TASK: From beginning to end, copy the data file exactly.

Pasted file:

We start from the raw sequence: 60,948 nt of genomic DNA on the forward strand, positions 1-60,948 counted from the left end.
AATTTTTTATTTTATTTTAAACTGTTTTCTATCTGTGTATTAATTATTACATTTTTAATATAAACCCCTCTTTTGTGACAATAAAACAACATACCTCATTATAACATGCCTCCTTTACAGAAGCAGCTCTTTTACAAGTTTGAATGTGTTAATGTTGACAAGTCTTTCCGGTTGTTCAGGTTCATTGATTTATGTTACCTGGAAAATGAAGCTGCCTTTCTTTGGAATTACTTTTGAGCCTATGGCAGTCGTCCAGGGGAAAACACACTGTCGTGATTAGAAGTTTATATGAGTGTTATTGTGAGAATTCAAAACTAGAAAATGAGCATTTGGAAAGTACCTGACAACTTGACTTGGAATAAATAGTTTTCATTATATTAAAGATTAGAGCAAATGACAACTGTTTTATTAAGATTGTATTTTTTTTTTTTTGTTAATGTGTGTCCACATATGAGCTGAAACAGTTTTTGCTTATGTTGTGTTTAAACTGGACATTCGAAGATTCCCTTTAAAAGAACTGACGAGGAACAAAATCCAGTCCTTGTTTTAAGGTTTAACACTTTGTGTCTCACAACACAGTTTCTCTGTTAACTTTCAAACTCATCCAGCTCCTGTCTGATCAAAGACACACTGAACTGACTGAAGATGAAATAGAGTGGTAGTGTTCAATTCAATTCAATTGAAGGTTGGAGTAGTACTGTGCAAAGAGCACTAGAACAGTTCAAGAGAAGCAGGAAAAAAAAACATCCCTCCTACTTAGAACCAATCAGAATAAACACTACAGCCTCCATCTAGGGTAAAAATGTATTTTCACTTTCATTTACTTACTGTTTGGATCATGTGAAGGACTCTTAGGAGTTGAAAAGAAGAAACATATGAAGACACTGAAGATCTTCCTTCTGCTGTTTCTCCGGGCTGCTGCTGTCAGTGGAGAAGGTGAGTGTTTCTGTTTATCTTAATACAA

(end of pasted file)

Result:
We start from the raw sequence: 60,948 nt of genomic DNA on the forward strand, positions 1-60,948 counted from the left end.
AATTTTTTATTTTATTTTAAACTGTTTTCTATCTGTGTATTAATTATTACATTTTTAATATAAACCCCTCTTTTGTGACAATAAAACAACATACCTCATTATAACATGCCTCCTTTACAGAAGCAGCTCTTTTACAAGTTTGAATGTGTTAATGTTGACAAGTCTTTCCGGTTGTTCAGGTTCATTGATTTATGTTACCTGGAAAATGAAGCTGCCTTTCTTTGGAATTACTTTTGAGCCTATGGCAGTCGTCCAGGGGAAAACACACTGTCGTGATTAGAAGTTTATATGAGTGTTATTGTGAGAATTCAAAACTAGAAAATGAGCATTTGGAAAGTACCTGACAACTTGACTTGGAATAAATAGTTTTCATTATATTAAAGATTAGAGCAAATGACAACTGTTTTATTAAGATTGTATTTTTTTTTTTTTGTTAATGTGTGTCCACATATGAGCTGAAACAGTTTTTGCTTATGTTGTGTTTAAACTGGACATTCGAAGATTCCCTTTAAAAGAACTGACGAGGAACAAAATCCAGTCCTTGTTTTAAGGTTTAACACTTTGTGTCTCACAACACAGTTTCTCTGTTAACTTTCAAACTCATCCAGCTCCTGTCTGATCAAAGACACACTGAACTGACTGAAGATGAAATAGAGTGGTAGTGTTCAATTCAATTCAATTGAAGGTTGGAGTAGTACTGTGCAAAGAGCACTAGAACAGTTCAAGAGAAGCAGGAAAAAAAAACATCCCTCCTACTTAGAACCAATCAGAATAAACACTACAGCCTCCATCTAGGGTAAAAATGTATTTTCACTTTCATTTACTTACTGTTTGGATCATGTGAAGGACTCTTAGGAGTTGAAAAGAAGAAACATATGAAGACACTGAAGATCTTCCTTCTGCTGTTTCTCCGGGCTGCTGCTGTCAGTGGAGAAGGTGAGTGTTTCTGTTTATCTTAATACAA